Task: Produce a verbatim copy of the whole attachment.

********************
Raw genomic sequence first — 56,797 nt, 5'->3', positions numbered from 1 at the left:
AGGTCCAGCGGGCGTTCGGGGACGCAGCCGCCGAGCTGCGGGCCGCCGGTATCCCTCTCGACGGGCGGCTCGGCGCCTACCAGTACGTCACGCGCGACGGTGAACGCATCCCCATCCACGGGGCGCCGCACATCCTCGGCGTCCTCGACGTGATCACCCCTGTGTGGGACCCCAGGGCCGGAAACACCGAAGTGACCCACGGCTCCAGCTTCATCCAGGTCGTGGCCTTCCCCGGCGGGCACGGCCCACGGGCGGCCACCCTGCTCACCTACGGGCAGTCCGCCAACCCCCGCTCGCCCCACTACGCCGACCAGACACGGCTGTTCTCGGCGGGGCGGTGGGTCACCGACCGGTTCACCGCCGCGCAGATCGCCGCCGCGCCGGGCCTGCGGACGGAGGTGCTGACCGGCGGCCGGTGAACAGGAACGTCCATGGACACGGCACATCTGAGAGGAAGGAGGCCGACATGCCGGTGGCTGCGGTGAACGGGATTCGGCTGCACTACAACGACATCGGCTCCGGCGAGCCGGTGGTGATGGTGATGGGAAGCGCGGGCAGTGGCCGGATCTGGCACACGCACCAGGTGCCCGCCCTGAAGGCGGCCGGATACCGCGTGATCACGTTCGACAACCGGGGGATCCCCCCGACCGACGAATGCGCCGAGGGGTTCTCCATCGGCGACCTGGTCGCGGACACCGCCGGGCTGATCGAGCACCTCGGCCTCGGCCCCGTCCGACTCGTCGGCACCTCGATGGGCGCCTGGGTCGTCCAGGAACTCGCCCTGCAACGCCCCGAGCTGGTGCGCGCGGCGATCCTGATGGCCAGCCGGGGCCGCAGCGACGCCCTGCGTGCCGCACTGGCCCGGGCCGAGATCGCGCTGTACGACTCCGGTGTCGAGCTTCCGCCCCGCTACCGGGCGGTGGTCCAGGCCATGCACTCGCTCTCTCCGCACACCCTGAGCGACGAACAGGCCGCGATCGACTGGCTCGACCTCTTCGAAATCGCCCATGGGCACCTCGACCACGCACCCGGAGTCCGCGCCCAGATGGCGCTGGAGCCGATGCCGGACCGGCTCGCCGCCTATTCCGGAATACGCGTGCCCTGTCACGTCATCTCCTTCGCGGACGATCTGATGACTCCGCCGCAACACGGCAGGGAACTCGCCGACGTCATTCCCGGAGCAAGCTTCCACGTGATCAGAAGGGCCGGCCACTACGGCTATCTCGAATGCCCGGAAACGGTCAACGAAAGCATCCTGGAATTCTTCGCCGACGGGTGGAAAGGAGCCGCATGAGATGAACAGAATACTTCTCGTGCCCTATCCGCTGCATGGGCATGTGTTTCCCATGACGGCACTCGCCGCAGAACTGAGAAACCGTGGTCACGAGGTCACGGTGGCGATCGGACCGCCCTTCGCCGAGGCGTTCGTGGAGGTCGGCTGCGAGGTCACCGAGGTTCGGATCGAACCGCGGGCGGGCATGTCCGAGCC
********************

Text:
Raw genomic sequence first — 56,797 nt, 5'->3', positions numbered from 1 at the left:
AGGTCCAGCGGGCGTTCGGGGACGCAGCCGCCGAGCTGCGGGCCGCCGGTATCCCTCTCGACGGGCGGCTCGGCGCCTACCAGTACGTCACGCGCGACGGTGAACGCATCCCCATCCACGGGGCGCCGCACATCCTCGGCGTCCTCGACGTGATCACCCCTGTGTGGGACCCCAGGGCCGGAAACACCGAAGTGACCCACGGCTCCAGCTTCATCCAGGTCGTGGCCTTCCCCGGCGGGCACGGCCCACGGGCGGCCACCCTGCTCACCTACGGGCAGTCCGCCAACCCCCGCTCGCCCCACTACGCCGACCAGACACGGCTGTTCTCGGCGGGGCGGTGGGTCACCGACCGGTTCACCGCCGCGCAGATCGCCGCCGCGCCGGGCCTGCGGACGGAGGTGCTGACCGGCGGCCGGTGAACAGGAACGTCCATGGACACGGCACATCTGAGAGGAAGGAGGCCGACATGCCGGTGGCTGCGGTGAACGGGATTCGGCTGCACTACAACGACATCGGCTCCGGCGAGCCGGTGGTGATGGTGATGGGAAGCGCGGGCAGTGGCCGGATCTGGCACACGCACCAGGTGCCCGCCCTGAAGGCGGCCGGATACCGCGTGATCACGTTCGACAACCGGGGGATCCCCCCGACCGACGAATGCGCCGAGGGGTTCTCCATCGGCGACCTGGTCGCGGACACCGCCGGGCTGATCGAGCACCTCGGCCTCGGCCCCGTCCGACTCGTCGGCACCTCGATGGGCGCCTGGGTCGTCCAGGAACTCGCCCTGCAACGCCCCGAGCTGGTGCGCGCGGCGATCCTGATGGCCAGCCGGGGCCGCAGCGACGCCCTGCGTGCCGCACTGGCCCGGGCCGAGATCGCGCTGTACGACTCCGGTGTCGAGCTTCCGCCCCGCTACCGGGCGGTGGTCCAGGCCATGCACTCGCTCTCTCCGCACACCCTGAGCGACGAACAGGCCGCGATCGACTGGCTCGACCTCTTCGAAATCGCCCATGGGCACCTCGACCACGCACCCGGAGTCCGCGCCCAGATGGCGCTGGAGCCGATGCCGGACCGGCTCGCCGCCTATTCCGGAATACGCGTGCCCTGTCACGTCATCTCCTTCGCGGACGATCTGATGACTCCGCCGCAACACGGCAGGGAACTCGCCGACGTCATTCCCGGAGCAAGCTTCCACGTGATCAGAAGGGCCGGCCACTACGGCTATCTCGAATGCCCGGAAACGGTCAACGAAAGCATCCTGGAATTCTTCGCCGACGGGTGGAAAGGAGCCGCATGAGATGAACAGAATACTTCTCGTGCCCTATCCGCTGCATGGGCATGTGTTTCCCATGACGGCACTCGCCGCAGAACTGAGAAACCGTGGTCACGAGGTCACGGTGGCGATCGGACCGCCCTTCGCCGAGGCGTTCGTGGAGGTCGGCTGCGAGGTCACCGAGGTTCGGATCGAACCGCGGGCGGGCATGTCCGAGCC